A panel of experts discuss those most at risk for complications from the flu, and how flu vaccines may benefit them.
Rodney E. Rohde, PhD, MS, SM(ASCP)CM, SVCM, MBCM, FACSc: Dr Welch, how do the adverse events profiles differ among the different types of flu vaccines? You might even want to delve into COVID-19 and flu vaccines.
Adam C. Welch, PharmD, MBA, FAPhA: We can expect any time we’re putting a needle into someone’s deltoid muscle, that there might be some pain at the injection site, some redness and swelling, [and] some reactogenicity events such as headache, chills, and maybe some mild fever. We can expect fatigue, as well, for example. When you’re looking at high-dose and adjuvanted vaccines, they were tested against a placebo in some of the clinical trials to get those products approved. [The event rate is] a little bit higher than [with] some of the placebos. Sixteen percent pain was [shown] in the packaging studies for the adjuvanted [vaccines]. Ten percent of patients experience headaches and 10% experience fatigue. You mentioned COVID-19: When you’re looking at the mRNA COVID-19 vaccines, about 80% of people had some sort of pain. It was much more pronounced from a frequency standpoint. About 40% had some sort of fatigue. So a little bit higher than what we [usually] see. To summarize, though, high-dose and adjuvanted [vaccines] may have a little bit more injection-site reactions and systemic reactions than the standard-dose injections that we’re seeing. But again, the efficacy, particularly in people 65 and older, makes that adverse effect tolerable, because typically these would last about a day or two and they would go away. The adverse events are usually mild. But having that protection against the complications from flu in that population makes them worth it. And that’s why they’re preferentially recommended by the ACIP [Advisory Committee on Immunization Practices].
Rodney E. Rohde, PhD, MS, SM(ASCP)CM, SVCM, MBCM, FACSc: It makes sense. The immune system’s reacting. So again, it’s that conversation with the public sometimes, and I know we’ll discuss this in a later segment around hesitancy issues and things like that but that conversation needs to occur, perhaps in the practice. Certainly when you’re talking to individuals about vaccination, is that “Guess what? When you get a vaccine, whether it’s shingles, flu, RSV [respiratory syncytial virus], whatever it is, you’re likely going to have at least some type of local reaction.” And then perhaps some light fever, perhaps some light fatigue, or more pronounced just because of that indication.
Randy McDonough, PharmD, MS, BCGP, BCPS, FAPhA: And actually, when I talk to patients about that, I say, “That’s how you know it’s working.”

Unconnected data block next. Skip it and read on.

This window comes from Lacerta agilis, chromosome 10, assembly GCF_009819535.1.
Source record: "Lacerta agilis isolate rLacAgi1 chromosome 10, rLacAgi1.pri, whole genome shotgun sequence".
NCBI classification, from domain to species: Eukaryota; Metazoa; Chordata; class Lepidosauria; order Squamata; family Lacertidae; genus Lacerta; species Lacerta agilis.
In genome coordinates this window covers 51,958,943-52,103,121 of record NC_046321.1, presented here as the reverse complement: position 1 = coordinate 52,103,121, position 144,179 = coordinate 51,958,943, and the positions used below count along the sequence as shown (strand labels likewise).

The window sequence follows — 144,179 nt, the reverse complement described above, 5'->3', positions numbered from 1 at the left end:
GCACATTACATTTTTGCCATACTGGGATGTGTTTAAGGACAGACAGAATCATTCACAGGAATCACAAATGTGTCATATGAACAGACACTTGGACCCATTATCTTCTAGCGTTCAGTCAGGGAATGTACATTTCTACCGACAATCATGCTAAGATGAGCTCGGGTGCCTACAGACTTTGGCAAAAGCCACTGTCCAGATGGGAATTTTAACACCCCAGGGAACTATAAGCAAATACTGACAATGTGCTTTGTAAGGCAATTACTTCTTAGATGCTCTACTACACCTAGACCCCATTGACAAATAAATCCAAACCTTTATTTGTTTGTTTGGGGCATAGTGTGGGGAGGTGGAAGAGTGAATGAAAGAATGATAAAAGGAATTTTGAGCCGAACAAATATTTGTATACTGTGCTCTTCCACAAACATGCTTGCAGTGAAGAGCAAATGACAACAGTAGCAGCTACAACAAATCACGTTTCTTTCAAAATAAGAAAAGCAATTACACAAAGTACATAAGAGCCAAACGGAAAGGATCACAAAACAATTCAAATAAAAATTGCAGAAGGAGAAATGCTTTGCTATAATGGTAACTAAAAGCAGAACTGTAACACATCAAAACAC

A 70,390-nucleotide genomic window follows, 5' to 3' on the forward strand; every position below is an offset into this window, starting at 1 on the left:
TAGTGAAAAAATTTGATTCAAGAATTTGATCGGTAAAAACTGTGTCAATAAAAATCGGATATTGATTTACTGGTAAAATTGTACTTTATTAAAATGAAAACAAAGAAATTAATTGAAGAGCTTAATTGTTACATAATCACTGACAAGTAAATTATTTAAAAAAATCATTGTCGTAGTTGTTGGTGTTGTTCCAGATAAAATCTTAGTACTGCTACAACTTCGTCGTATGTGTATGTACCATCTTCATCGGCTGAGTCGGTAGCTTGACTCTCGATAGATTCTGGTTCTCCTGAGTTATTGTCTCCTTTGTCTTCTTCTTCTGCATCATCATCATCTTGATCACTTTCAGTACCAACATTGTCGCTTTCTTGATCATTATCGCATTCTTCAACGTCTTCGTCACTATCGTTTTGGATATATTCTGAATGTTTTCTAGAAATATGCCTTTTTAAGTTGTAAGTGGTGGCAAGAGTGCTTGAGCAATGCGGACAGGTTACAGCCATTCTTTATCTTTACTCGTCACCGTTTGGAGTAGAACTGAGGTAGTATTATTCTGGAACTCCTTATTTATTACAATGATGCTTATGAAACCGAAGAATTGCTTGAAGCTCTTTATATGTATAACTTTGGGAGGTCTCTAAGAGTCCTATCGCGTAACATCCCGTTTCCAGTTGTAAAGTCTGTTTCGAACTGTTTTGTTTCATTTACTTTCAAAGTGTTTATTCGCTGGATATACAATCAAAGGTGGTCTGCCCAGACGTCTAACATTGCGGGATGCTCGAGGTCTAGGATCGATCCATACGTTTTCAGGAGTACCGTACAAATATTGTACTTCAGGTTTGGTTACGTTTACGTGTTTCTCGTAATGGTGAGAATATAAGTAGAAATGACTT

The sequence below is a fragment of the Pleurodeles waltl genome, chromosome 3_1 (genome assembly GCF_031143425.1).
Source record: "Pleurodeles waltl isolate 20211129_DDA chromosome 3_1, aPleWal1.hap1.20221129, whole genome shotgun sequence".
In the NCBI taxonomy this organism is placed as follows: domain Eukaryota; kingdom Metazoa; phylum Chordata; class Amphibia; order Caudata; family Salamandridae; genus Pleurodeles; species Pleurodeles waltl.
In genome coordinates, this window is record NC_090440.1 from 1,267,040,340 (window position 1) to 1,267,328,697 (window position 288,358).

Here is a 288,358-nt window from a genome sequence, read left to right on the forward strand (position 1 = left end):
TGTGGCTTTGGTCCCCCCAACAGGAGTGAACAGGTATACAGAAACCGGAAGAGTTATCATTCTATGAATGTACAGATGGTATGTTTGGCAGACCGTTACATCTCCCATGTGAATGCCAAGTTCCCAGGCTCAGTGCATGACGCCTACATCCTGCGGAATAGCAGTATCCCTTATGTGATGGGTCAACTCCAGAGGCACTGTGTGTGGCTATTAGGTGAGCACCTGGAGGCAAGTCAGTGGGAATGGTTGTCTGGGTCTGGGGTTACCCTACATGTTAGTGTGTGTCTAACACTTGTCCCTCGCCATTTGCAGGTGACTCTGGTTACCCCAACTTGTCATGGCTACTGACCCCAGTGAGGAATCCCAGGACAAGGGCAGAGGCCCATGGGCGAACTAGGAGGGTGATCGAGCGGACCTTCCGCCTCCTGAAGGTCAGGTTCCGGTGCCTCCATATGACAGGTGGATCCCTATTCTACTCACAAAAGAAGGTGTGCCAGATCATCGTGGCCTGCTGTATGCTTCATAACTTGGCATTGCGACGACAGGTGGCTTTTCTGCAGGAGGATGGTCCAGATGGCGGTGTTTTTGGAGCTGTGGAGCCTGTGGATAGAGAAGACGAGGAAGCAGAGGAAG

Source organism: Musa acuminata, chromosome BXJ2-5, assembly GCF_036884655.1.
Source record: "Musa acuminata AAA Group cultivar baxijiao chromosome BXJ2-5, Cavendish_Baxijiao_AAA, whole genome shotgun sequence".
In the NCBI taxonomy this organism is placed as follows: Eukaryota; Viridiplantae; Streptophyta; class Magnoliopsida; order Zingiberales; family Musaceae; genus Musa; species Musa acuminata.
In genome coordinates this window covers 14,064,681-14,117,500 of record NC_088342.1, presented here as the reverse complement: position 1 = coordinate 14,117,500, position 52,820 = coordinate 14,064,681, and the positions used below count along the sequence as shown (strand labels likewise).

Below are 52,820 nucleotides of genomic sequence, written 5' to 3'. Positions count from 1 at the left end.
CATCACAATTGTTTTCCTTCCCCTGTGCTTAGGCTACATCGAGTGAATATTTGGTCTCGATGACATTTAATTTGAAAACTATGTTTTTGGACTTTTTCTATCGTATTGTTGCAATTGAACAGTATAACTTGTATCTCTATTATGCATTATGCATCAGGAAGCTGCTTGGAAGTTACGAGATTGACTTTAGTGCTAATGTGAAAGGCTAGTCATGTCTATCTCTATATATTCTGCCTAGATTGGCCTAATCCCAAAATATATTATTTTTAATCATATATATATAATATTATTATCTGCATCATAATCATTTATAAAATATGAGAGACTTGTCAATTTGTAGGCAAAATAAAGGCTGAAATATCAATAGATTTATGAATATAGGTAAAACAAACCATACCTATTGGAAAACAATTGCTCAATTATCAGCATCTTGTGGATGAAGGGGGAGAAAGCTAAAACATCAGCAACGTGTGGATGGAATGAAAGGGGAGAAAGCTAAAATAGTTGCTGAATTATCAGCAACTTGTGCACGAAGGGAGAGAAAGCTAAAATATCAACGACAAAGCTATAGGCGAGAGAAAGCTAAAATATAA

Rodney E. Rohde, PhD, MS, SM(ASCP)CM, SVCM, MBCM, FACSc: Yes, absolutely.
Adam C. Welch, PharmD, MBA, FAPhA: That’s the key. Tell them. Make them aware that this may happen so that they’re not feeling this and think it’s unexpected and then call you afterward.
Rodney E. Rohde, PhD, MS, SM(ASCP)CM, SVCM, MBCM, FACSc: Or aligning it with something else. Dr Worz, who is most at risk for complications from the flu and how can the flu vaccines benefit them?
Chad Worz, PharmD BCGP, FASCP: I think, again, you brought this up earlier with our experience with COVID-19. If we learned one thing from COVID-19, it is that our older, vulnerable patients are at higher risk of complications from infections. So we knew this. Dr Welch had mentioned immunosensitivity. Our immune system is weaker as we get older. When you’re fighting a battle on 2 fronts, whether it’s diabetes or cardiovascular disease or asthma, and you complicate that with an infection like influenza, you’re going to be at higher risk for harder complications and a more difficult path. So we look at those populations and identify them as higher risk. And our messaging might be different or more emphatic on why it’s important to get the flu vaccine when you’re in those populations. We also look at pregnancy; younger children, usually under 5 [years], particularly under 2, are at higher risk for complications from influenza. So vaccination becomes more important.
Rodney E. Rohde, PhD, MS, SM(ASCP)CM, SVCM, MBCM, FACSc: Yes, absolutely. And I know you gentlemen, all as pharmacists, often probably have to [inform] your patients and others that there are populations––again, this education piece––…however small they might be, that actually may not be able to receive a vaccine.
Chad Worz, PharmD, BCGP, FASCP: Absolutely. And I think, again, it gets to the conversation we’ve been having. We look at these things in population health and we look for a universal solution, but at the end of the day, it’s the person [who’s] in front of you that you’re making a decision about. Why is this important for you? Why do you need to do this? What complications might you have to make us think of a different direction on what to do here? And that’s important.
Rodney E. Rohde, PhD, MS, SM(ASCP)CM, SVCM, MBCM, FACSc: Absolutely.
Randy McDonough, PharmD, MS, BCGP, BCPS, FAPhA: I can tell you, too, it changes for us every year. We put a new protocol together as we work with some of the physicians. Now we got a statewide protocol. But things change all the time. So that statewide protocol might be changing as well…. So make sure the pharmacists are aware of that and looking for the contraindications and other things with patients and having that discussion with them as well. Because sometimes they may think they have a contraindication when they actually don’t have a contraindication.
Rodney E. Rohde, PhD, MS, SM(ASCP)CM, SVCM, MBCM, FACSc: I think, again, what we’re doing here today and what we hope goes forward with all individuals in this area in health care and pharmacy and other aspects of health care, is that ultimately, it’s real-time, it’s changing every year, if not every day, and it’s our job to get that information, not just to the other health care providers but to our patients.